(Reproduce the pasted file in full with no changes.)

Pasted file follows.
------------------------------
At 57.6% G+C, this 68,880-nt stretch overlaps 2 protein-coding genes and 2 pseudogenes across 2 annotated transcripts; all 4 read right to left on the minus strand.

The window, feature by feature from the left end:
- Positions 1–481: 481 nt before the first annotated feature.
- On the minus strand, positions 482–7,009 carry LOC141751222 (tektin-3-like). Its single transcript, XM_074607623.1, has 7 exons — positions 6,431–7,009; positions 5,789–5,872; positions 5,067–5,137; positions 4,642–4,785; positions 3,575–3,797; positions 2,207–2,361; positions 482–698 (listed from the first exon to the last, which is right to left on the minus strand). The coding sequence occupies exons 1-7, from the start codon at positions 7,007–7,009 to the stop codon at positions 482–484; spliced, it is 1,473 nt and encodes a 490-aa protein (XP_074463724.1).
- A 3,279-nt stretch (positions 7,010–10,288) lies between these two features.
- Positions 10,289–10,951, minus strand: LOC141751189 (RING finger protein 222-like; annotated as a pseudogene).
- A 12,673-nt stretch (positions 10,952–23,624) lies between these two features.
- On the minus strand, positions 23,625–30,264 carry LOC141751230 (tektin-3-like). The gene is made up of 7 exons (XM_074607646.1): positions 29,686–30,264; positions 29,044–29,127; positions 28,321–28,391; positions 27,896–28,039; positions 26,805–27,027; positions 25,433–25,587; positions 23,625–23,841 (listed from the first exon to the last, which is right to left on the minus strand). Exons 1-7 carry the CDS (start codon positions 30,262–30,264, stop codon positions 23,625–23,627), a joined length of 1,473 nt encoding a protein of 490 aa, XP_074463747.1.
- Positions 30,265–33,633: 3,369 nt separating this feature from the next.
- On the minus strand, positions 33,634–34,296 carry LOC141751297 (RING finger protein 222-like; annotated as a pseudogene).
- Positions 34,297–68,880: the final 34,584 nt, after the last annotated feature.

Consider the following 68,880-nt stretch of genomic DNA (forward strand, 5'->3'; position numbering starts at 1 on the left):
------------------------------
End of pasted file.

At 57.6% G+C, this 68,880-nt stretch overlaps 2 protein-coding genes and 2 pseudogenes across 2 annotated transcripts; all 4 read right to left on the minus strand.

The window, feature by feature from the left end:
- Positions 1–481: 481 nt before the first annotated feature.
- On the minus strand, positions 482–7,009 carry LOC141751222 (tektin-3-like). Its single transcript, XM_074607623.1, has 7 exons — positions 6,431–7,009; positions 5,789–5,872; positions 5,067–5,137; positions 4,642–4,785; positions 3,575–3,797; positions 2,207–2,361; positions 482–698 (listed from the first exon to the last, which is right to left on the minus strand). The coding sequence occupies exons 1-7, from the start codon at positions 7,007–7,009 to the stop codon at positions 482–484; spliced, it is 1,473 nt and encodes a 490-aa protein (XP_074463724.1).
- A 3,279-nt stretch (positions 7,010–10,288) lies between these two features.
- Positions 10,289–10,951, minus strand: LOC141751189 (RING finger protein 222-like; annotated as a pseudogene).
- A 12,673-nt stretch (positions 10,952–23,624) lies between these two features.
- On the minus strand, positions 23,625–30,264 carry LOC141751230 (tektin-3-like). The gene is made up of 7 exons (XM_074607646.1): positions 29,686–30,264; positions 29,044–29,127; positions 28,321–28,391; positions 27,896–28,039; positions 26,805–27,027; positions 25,433–25,587; positions 23,625–23,841 (listed from the first exon to the last, which is right to left on the minus strand). Exons 1-7 carry the CDS (start codon positions 30,262–30,264, stop codon positions 23,625–23,627), a joined length of 1,473 nt encoding a protein of 490 aa, XP_074463747.1.
- Positions 30,265–33,633: 3,369 nt separating this feature from the next.
- On the minus strand, positions 33,634–34,296 carry LOC141751297 (RING finger protein 222-like; annotated as a pseudogene).
- Positions 34,297–68,880: the final 34,584 nt, after the last annotated feature.

Consider the following 68,880-nt stretch of genomic DNA (forward strand, 5'->3'; position numbering starts at 1 on the left):